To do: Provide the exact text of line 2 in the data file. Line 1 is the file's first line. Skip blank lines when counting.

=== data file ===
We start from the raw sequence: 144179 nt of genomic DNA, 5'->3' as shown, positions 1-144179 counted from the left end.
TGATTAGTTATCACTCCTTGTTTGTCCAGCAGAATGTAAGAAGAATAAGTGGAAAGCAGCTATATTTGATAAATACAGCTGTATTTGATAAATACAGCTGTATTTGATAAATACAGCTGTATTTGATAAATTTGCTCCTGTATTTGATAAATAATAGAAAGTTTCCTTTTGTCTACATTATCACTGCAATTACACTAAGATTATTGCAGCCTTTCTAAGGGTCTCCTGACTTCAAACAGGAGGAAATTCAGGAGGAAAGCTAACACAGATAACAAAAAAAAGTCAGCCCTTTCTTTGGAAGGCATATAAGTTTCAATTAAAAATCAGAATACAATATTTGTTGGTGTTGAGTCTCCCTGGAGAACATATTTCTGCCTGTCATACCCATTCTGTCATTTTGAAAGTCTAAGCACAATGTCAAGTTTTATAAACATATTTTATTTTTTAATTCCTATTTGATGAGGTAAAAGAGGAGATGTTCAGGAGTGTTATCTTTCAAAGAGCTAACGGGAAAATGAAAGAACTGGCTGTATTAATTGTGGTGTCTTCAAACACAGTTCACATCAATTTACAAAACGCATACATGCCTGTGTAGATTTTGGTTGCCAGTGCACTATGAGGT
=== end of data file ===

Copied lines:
TGATTAGTTATCACTCCTTGTTTGTCCAGCAGAATGTAAGAAGAATAAGTGGAAAGCAGCTATATTTGATAAATACAGCTGTATTTGATAAATACAGCTGTATTTGATAAATACAGCTGTATTTGATAAATTTGCTCCTGTATTTGATAAATAATAGAAAGTTTCCTTTTGTCTACATTATCACTGCAATTACACTAAGATTATTGCAGCCTTTCTAAGGGTCTCCTGACTTCAAACAGGAGGAAATTCAGGAGGAAAGCTAACACAGATAACAAAAAAAAGTCAGCCCTTTCTTTGGAAGGCATATAAGTTTCAATTAAAAATCAGAATACAATATTTGTTGGTGTTGAGTCTCCCTGGAGAACATATTTCTGCCTGTCATACCCATTCTGTCATTTTGAAAGTCTAAGCACAATGTCAAGTTTTATAAACATATTTTATTTTTTAATTCCTATTTGATGAGGTAAAAGAGGAGATGTTCAGGAGTGTTATCTTTCAAAGAGCTAACGGGAAAATGAAAGAACTGGCTGTATTAATTGTGGTGTCTTCAAACACAGTTCACATCAATTTACAAAACGCATACATGCCTGTGTAGATTTTGGTTGCCAGTGCACTATGAGGT